That, for me, is the magic of Martina Cole’s books: her fabulously unique way of leading us seamlessly into the heads of her characters, real flesh and blood people we can identify with and get to know – not that we would particularly want to know some of them. We want to understand what drives them, what makes the ‘bad guy’ bad, the good guy good, wonder whether they are not two sides of the same coin. Hardman Patrick Kelly is definitely no ‘good guy’, yet we root for him, because, through the loss of his daughter, Cole has given us a glimpse into his soul.
Amazing stuff. That’s what I wanted to do. I wanted people to believe in the characters I’d created, to identify with them to a degree, to understand the bad guy’s skewed logic. I wanted to look at where good and bad meet and examine the circumstances that might push a person over the line.
Thus my previous thriller, which looks at a fractured family pushed to breaking point; a father pushed beyond endurance. The Edge of Sanity, tells the story of a psychological battle between everyman Daniel Conner, who is forced into becoming a hero, after being tortured and forcibly drugged, and drug addict Charlie Roberts, who has taken Daniel’s wife and daughter hostage. Without wanting to push it blatantly out there, the book has found its teetering feet and is doing reasonably well, earning a five star, Book of the Week, feature on Crime Thriller Hound and an excellent Five Star from Best Selling Thrillers, who said: “I want more!! This was a very powerful story with people who I could totally relate to. I felt their pain.” David Prestidge of Crime Fiction Lover said of this book, “The strengths are in the beautifully drawn characters of the Conner family”.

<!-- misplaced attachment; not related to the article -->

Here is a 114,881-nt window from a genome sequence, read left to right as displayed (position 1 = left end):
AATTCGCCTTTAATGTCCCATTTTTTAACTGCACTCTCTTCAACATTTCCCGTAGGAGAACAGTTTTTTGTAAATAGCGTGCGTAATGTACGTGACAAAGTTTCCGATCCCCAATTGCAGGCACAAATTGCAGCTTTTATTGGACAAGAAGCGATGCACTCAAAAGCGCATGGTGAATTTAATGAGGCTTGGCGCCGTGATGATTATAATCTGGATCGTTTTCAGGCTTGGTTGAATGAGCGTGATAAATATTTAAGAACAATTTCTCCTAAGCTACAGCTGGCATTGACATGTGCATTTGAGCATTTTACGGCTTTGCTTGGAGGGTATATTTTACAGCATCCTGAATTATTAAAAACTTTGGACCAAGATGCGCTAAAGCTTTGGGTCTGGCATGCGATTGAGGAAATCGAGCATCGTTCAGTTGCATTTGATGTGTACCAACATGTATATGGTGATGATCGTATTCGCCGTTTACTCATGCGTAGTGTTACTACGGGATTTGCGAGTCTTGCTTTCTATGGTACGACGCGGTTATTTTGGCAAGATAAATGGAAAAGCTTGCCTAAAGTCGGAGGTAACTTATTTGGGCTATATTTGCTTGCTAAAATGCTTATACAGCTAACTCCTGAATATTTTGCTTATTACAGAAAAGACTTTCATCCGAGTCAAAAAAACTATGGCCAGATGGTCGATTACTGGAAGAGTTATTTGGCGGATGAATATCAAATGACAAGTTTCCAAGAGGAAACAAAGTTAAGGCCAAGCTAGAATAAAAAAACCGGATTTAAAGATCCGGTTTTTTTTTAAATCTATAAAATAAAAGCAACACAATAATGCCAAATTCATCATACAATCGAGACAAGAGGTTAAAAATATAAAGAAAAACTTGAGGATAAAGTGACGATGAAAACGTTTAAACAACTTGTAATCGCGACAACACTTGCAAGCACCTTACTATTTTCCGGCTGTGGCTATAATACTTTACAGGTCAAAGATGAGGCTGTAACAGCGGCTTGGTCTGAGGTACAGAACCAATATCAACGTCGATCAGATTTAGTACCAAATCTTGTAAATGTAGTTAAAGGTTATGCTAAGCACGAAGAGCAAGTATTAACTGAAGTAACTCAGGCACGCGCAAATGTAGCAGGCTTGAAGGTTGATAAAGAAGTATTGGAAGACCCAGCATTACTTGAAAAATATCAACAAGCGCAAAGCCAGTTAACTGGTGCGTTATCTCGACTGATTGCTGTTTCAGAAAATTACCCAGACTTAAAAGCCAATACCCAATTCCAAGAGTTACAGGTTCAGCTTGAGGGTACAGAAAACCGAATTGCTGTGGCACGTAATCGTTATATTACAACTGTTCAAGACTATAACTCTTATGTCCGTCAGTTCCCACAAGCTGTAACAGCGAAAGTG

I’m delighted that my new thriller, Death Sentence, has invited similar comment in another fabulous review from Crime Fiction Lover: “The book’s great strength is in how clearly and perceptively the characters’ personalities are described and how they knit together, or strike sparks off one another”. Hopefully then, I am at least doing what I wanted to do most, creating believable characters. I’ve a long way to go before I reach the bar I set myself wanting to write as well as Martina Cole, but writers are renowned for their persistence, so as (according to one reader) I make a good psychopath, I’m keeping on keeping at it.
Death Sentence, the title of which was suggested by a Chief Constable no less, who also kindly helped me with information regarding forensics and police procedural, is available now.
About Sheryl Browne:
Sheryl Browne writes psychological thrillers and edgy, sexy, modern fiction. Shortlisted for the Innovation in Fiction Award, Sheryl, who has her Masters Degree in Creative writing, has seven books published with Safkhet Publishing. She also has two short stories published in Birmingham City University Anthologies and a further short written to script, was performed live at the Birmingham Repertory Theatre. Sheryl was recently signed by Choc Lit Publishing, who acquired a contemporary novel on recommendation of the WH Smith Travel fiction buyer. A contributing editor at Loveahappyending Lifestyle magazine, Sheryl lives in Worcestershire in the UK with her son, partner and an assortment of disabled dogs. According to readers of The Edge of Sanity, she apparently also makes a great psychopath.
Buy Death Sentence